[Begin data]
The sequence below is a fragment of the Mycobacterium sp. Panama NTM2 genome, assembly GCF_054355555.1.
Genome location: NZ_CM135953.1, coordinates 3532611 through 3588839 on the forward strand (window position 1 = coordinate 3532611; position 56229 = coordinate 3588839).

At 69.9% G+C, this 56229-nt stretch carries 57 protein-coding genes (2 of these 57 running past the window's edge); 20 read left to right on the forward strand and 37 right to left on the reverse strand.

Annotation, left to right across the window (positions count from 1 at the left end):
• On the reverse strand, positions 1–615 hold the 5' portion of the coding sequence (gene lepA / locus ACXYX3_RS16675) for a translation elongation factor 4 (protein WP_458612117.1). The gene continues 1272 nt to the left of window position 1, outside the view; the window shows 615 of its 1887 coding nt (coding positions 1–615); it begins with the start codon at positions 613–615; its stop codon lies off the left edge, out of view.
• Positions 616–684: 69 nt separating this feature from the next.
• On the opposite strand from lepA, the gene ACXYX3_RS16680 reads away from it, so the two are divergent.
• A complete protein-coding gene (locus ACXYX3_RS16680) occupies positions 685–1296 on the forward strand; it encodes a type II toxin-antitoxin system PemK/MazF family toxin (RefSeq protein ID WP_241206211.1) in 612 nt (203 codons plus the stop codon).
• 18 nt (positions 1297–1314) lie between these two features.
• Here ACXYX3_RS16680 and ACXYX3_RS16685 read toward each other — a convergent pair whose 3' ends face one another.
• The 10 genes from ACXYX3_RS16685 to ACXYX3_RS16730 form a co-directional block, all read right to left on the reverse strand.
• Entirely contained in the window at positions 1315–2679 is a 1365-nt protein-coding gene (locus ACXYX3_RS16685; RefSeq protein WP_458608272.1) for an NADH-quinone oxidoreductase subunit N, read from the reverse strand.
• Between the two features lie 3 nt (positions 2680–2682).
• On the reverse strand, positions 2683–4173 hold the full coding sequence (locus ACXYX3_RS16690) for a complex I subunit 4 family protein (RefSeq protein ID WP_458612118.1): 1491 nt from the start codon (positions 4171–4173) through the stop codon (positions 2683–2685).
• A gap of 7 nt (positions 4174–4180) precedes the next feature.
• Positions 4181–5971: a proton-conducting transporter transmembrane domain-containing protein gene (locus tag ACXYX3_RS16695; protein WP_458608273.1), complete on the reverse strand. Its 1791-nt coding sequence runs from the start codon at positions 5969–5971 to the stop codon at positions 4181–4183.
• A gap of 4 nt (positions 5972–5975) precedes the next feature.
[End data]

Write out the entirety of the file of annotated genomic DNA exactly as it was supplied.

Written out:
The sequence below is a fragment of the Mycobacterium sp. Panama NTM2 genome, assembly GCF_054355555.1.
Genome location: NZ_CM135953.1, coordinates 3532611 through 3588839 on the forward strand (window position 1 = coordinate 3532611; position 56229 = coordinate 3588839).

At 69.9% G+C, this 56229-nt stretch carries 57 protein-coding genes (2 of these 57 running past the window's edge); 20 read left to right on the forward strand and 37 right to left on the reverse strand.

Annotation, left to right across the window (positions count from 1 at the left end):
• On the reverse strand, positions 1–615 hold the 5' portion of the coding sequence (gene lepA / locus ACXYX3_RS16675) for a translation elongation factor 4 (protein WP_458612117.1). The gene continues 1272 nt to the left of window position 1, outside the view; the window shows 615 of its 1887 coding nt (coding positions 1–615); it begins with the start codon at positions 613–615; its stop codon lies off the left edge, out of view.
• Positions 616–684: 69 nt separating this feature from the next.
• On the opposite strand from lepA, the gene ACXYX3_RS16680 reads away from it, so the two are divergent.
• A complete protein-coding gene (locus ACXYX3_RS16680) occupies positions 685–1296 on the forward strand; it encodes a type II toxin-antitoxin system PemK/MazF family toxin (RefSeq protein ID WP_241206211.1) in 612 nt (203 codons plus the stop codon).
• 18 nt (positions 1297–1314) lie between these two features.
• Here ACXYX3_RS16680 and ACXYX3_RS16685 read toward each other — a convergent pair whose 3' ends face one another.
• The 10 genes from ACXYX3_RS16685 to ACXYX3_RS16730 form a co-directional block, all read right to left on the reverse strand.
• Entirely contained in the window at positions 1315–2679 is a 1365-nt protein-coding gene (locus ACXYX3_RS16685; RefSeq protein WP_458608272.1) for an NADH-quinone oxidoreductase subunit N, read from the reverse strand.
• Between the two features lie 3 nt (positions 2680–2682).
• On the reverse strand, positions 2683–4173 hold the full coding sequence (locus ACXYX3_RS16690) for a complex I subunit 4 family protein (RefSeq protein ID WP_458612118.1): 1491 nt from the start codon (positions 4171–4173) through the stop codon (positions 2683–2685).
• A gap of 7 nt (positions 4174–4180) precedes the next feature.
• Positions 4181–5971: a proton-conducting transporter transmembrane domain-containing protein gene (locus tag ACXYX3_RS16695; protein WP_458608273.1), complete on the reverse strand. Its 1791-nt coding sequence runs from the start codon at positions 5969–5971 to the stop codon at positions 4181–4183.
• A gap of 4 nt (positions 5972–5975) precedes the next feature.